Written by: Brittni King
Perhaps you’re just now getting into the routine of exercising, have been exercising for some time now, or maybe you’re just considering starting an exercise program. Whatever stage you’re currently in, I’m sure you’ve wondered how to make an exercise easier or how to make it harder. Well in this blog post, I am going to discuss a few ways that you can regress and progression exercises in your workout program.
First, let’s talk about how you know when to regress an exercise. Regressing simply means making an exercise easier. Regression should occur if:
(1) You are experiencing ANY type of pain with a workout (experiencing pain and soreness are different, work to establish the difference). Sharp, shooting sensation, or a movement that consistently makes you wince are not normal and shouldn’t be ignored. PUSHING THROUGH THE PAIN IS A BAD IDEA.
(2) You have symptoms of overtraining. Symptoms of overtraining include feeling unusually tired, loss of motivation to workout, persistent muscle soreness, depression, or overwhelm at the thought of working out. The key to a successful exercise program is REST. If your body (or mind) is feeling fatigued, then it would be wise to let them rest for a few days.
(3) You are beginning a training program or workout regime that is not specific to your goals. Not all workout programs or gym classes are a universal fit. Know your limitations, and plan accordingly. Find a gym or workout program that makes sense for you and your body.
Next, let’s discuss when it is time to PROGRESS an exercise. Progressing is simply making an exercise more challenging. Progressions should be taken in small steps, especially if you are a beginner exerciser. Progression should occur if:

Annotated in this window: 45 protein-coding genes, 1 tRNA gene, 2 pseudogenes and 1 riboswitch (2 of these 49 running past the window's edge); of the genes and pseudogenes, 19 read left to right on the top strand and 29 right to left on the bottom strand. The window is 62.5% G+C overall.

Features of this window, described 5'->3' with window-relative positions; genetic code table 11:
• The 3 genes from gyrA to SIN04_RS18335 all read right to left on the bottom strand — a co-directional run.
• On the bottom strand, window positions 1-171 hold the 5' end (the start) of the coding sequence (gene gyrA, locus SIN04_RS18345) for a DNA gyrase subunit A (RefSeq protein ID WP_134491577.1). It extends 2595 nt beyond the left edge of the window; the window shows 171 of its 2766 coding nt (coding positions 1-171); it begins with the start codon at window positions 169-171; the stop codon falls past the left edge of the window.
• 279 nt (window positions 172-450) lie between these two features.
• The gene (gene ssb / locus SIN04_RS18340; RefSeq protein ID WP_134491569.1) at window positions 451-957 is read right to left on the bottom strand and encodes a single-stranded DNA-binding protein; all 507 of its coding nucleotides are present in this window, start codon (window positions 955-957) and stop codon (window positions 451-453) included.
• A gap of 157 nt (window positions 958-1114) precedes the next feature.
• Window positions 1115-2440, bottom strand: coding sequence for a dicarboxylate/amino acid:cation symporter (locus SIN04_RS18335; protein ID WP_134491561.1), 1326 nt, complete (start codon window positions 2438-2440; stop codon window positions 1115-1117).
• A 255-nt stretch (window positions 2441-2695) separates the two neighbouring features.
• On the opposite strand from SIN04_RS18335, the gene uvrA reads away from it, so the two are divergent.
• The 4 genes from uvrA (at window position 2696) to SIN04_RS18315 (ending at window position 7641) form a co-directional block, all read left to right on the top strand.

(1) the exercise begins to feel easy. When you first begin a new exercise, it may be difficult at first- exhausting you more, feeling the ‘burn’, and you may even begin to shake. But after a few weeks of doing the same exercise, that very exercise that used to exhaust you becomes easier and you’re ready for a new challenge.
(2) You don’t feel tired after your reps and sets. If you feel like you can pump out more reps, then go ahead!
(3) At the end of the training week, if your energy is up, and you feel less tired and fatigued, then you’re ready to add an additional training day. However, remember to give your body 48-hours of rest between resistance (weight) training and performing high level interval cardio training. Your body needs rest to optimally perform and gain muscle!
So, you may be thinking, what are some ways to progress? Here are four ways to progress/regress an exercise:
- Lever length- to progress, move the weight farther away from the body and to regress, simply do the opposite
- Balance- to progress, change your stance to staggered, single leg, etc. and to regress, keep both feet planted
- Weight- to progress, add heavier weight and to regress, go lighter weight
- Rest times-to progress, shorten rest times between reps and sets and to regress make those rests a little longer